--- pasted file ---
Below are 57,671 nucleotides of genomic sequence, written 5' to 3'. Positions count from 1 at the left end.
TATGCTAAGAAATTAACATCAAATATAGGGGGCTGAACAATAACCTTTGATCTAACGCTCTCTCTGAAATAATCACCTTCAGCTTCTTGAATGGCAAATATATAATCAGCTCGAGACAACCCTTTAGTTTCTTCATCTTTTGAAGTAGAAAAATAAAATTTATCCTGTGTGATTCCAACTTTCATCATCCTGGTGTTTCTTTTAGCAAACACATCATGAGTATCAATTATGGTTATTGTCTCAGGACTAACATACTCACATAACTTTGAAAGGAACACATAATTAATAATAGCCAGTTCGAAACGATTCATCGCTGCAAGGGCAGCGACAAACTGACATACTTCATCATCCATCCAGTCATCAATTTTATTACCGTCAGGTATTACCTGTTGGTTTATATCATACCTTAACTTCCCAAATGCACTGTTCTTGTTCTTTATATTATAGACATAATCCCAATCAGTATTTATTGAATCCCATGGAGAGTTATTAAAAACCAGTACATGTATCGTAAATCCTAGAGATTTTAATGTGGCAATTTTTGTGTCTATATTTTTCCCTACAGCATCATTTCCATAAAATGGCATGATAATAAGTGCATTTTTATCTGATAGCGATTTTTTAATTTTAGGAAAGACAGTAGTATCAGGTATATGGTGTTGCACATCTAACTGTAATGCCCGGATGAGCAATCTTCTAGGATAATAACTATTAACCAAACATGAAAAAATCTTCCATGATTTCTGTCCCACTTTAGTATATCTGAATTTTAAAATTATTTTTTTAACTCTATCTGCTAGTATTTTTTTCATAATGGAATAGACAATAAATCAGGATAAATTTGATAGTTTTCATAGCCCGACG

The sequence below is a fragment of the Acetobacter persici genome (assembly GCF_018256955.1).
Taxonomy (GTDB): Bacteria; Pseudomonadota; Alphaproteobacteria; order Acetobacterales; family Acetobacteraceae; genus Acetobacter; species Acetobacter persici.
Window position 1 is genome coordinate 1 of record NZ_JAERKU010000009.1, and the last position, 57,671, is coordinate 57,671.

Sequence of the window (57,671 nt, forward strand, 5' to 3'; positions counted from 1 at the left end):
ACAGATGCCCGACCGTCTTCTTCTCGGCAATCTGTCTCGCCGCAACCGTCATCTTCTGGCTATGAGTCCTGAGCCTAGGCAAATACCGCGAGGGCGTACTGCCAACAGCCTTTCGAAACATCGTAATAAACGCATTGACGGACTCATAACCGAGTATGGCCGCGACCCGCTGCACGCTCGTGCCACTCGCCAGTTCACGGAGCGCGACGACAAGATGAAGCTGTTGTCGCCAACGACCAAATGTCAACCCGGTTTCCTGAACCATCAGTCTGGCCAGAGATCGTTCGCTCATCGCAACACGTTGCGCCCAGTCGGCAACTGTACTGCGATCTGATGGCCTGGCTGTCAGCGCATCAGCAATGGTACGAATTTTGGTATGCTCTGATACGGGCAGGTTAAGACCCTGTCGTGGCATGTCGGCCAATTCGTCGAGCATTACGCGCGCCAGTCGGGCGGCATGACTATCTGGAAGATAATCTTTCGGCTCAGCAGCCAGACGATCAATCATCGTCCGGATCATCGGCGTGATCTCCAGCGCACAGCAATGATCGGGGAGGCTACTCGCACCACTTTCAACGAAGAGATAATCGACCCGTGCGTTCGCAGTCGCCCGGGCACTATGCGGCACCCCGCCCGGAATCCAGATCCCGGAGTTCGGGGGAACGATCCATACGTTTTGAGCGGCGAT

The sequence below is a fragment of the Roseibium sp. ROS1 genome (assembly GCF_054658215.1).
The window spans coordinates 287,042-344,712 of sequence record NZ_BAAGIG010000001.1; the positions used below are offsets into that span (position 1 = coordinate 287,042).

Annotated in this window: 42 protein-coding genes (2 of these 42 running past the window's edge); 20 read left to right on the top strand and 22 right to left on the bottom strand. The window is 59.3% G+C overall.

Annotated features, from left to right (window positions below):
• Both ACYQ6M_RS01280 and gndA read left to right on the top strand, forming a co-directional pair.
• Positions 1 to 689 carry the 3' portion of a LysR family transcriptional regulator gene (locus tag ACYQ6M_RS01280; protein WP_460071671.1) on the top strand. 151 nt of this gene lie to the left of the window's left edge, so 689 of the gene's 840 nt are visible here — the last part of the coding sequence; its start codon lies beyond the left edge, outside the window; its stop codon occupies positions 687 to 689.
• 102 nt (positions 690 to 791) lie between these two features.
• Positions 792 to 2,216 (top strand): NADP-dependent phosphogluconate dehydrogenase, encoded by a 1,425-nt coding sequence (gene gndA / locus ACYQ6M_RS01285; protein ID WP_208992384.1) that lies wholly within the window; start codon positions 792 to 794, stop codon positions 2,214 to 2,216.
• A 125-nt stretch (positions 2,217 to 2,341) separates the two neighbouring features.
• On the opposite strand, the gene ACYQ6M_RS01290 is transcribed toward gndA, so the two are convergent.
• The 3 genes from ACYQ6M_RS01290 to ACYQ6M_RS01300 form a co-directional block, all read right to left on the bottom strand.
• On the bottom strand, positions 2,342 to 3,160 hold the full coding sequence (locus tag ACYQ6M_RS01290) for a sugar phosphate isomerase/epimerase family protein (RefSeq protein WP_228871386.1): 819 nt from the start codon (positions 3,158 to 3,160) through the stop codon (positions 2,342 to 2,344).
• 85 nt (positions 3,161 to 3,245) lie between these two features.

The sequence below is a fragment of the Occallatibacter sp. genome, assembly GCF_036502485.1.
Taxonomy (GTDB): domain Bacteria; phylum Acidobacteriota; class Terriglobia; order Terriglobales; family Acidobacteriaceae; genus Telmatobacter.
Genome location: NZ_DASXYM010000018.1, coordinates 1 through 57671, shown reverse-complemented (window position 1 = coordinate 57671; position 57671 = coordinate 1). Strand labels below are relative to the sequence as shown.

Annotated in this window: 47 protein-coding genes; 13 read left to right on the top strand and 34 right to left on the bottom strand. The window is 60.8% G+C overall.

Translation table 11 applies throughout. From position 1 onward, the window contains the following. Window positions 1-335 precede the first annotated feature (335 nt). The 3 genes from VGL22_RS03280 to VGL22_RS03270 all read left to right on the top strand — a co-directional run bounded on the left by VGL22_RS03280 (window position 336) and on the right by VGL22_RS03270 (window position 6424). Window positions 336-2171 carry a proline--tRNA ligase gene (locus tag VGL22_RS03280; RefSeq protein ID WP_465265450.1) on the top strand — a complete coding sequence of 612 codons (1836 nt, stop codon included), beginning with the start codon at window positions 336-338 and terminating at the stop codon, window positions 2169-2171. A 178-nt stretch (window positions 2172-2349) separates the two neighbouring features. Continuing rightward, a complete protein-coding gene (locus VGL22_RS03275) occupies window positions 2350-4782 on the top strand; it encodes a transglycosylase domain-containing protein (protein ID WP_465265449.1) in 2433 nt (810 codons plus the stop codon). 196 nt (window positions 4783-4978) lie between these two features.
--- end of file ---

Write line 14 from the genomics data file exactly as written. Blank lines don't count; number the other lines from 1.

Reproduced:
• 102 nt (positions 690 to 791) lie between these two features.